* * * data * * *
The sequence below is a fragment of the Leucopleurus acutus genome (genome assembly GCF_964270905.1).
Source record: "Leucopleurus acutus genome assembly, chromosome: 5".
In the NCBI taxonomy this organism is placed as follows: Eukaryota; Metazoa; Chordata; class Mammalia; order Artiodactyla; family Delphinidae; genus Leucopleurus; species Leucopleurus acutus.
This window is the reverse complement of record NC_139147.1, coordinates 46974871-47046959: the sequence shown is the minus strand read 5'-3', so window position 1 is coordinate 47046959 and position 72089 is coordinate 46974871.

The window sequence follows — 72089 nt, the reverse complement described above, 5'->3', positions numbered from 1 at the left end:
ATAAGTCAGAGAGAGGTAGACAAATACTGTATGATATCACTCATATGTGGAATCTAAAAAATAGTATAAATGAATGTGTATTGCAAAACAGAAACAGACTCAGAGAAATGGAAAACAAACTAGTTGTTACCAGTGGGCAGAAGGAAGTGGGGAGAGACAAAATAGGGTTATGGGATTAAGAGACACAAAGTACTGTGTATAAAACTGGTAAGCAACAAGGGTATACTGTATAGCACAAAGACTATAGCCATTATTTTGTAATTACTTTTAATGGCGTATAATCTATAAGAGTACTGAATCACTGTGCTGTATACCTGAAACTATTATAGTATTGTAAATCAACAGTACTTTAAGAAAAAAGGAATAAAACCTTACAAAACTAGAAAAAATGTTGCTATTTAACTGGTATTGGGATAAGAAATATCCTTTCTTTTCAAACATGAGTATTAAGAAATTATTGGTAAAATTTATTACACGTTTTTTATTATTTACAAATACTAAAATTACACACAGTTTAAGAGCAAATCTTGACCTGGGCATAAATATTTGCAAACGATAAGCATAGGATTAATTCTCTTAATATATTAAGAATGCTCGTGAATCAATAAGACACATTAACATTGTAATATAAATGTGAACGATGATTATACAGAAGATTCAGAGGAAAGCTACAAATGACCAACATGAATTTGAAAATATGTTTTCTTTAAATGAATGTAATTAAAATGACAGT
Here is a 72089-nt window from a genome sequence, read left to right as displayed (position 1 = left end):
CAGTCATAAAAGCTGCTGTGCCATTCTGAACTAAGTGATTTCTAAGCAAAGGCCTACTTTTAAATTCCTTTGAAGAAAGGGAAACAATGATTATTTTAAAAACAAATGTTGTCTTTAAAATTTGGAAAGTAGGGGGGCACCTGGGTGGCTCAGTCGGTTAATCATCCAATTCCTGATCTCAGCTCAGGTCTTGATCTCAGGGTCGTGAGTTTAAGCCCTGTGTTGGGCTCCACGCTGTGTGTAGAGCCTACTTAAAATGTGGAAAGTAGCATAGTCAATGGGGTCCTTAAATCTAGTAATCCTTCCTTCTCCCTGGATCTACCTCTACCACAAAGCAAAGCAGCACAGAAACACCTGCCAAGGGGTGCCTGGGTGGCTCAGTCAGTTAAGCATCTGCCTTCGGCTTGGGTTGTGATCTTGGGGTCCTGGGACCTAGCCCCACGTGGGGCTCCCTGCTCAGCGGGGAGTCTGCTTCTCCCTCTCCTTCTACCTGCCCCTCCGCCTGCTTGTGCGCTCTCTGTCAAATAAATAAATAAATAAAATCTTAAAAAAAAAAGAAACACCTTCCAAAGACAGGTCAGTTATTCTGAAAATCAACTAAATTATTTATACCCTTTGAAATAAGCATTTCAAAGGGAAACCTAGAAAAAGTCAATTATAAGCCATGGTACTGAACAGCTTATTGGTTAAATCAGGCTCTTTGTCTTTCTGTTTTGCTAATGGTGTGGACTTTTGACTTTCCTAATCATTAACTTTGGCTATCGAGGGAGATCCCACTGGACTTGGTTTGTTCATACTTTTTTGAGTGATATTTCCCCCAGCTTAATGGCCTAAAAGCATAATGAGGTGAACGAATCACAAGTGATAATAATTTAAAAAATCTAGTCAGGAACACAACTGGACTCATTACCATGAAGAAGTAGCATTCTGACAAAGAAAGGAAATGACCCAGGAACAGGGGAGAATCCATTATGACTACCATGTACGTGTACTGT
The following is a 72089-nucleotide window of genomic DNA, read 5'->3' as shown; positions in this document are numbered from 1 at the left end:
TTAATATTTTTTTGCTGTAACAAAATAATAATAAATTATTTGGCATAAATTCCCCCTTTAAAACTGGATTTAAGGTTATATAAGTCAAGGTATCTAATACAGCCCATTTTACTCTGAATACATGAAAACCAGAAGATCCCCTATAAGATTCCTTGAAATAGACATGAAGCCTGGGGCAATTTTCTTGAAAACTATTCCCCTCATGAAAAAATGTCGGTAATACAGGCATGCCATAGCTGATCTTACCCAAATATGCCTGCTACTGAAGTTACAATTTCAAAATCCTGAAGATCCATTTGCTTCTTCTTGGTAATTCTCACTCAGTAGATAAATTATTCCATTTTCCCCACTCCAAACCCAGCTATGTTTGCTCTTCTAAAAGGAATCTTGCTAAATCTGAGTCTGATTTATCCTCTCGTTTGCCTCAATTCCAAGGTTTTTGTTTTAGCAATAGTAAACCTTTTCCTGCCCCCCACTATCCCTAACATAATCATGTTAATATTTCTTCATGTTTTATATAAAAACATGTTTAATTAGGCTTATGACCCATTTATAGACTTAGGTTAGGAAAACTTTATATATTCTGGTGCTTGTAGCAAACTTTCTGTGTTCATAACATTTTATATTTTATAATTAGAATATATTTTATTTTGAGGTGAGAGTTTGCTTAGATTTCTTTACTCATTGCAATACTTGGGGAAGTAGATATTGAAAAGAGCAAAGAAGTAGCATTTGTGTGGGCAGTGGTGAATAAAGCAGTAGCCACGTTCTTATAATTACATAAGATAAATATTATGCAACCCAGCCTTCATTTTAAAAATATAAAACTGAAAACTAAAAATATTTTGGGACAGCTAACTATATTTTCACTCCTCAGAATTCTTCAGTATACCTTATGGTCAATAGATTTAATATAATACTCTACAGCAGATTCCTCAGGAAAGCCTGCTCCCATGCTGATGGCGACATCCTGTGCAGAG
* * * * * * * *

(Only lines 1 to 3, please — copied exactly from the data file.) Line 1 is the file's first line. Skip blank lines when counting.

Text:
The sequence below is a fragment of the Leucopleurus acutus genome (genome assembly GCF_964270905.1).
Source record: "Leucopleurus acutus genome assembly, chromosome: 5".
In the NCBI taxonomy this organism is placed as follows: Eukaryota; Metazoa; Chordata; class Mammalia; order Artiodactyla; family Delphinidae; genus Leucopleurus; species Leucopleurus acutus.